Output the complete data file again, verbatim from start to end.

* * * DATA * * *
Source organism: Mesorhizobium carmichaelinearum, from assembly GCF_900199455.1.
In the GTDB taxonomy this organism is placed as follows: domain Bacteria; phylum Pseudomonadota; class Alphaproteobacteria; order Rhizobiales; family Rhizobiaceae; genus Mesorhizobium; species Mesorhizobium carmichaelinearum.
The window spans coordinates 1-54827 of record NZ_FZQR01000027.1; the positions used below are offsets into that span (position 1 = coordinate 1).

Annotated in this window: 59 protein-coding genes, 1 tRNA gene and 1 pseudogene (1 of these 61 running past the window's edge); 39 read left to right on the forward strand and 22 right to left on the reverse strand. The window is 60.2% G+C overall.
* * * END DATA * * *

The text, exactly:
Source organism: Mesorhizobium carmichaelinearum, from assembly GCF_900199455.1.
In the GTDB taxonomy this organism is placed as follows: domain Bacteria; phylum Pseudomonadota; class Alphaproteobacteria; order Rhizobiales; family Rhizobiaceae; genus Mesorhizobium; species Mesorhizobium carmichaelinearum.
The window spans coordinates 1-54827 of record NZ_FZQR01000027.1; the positions used below are offsets into that span (position 1 = coordinate 1).

Annotated in this window: 59 protein-coding genes, 1 tRNA gene and 1 pseudogene (1 of these 61 running past the window's edge); 39 read left to right on the forward strand and 22 right to left on the reverse strand. The window is 60.2% G+C overall.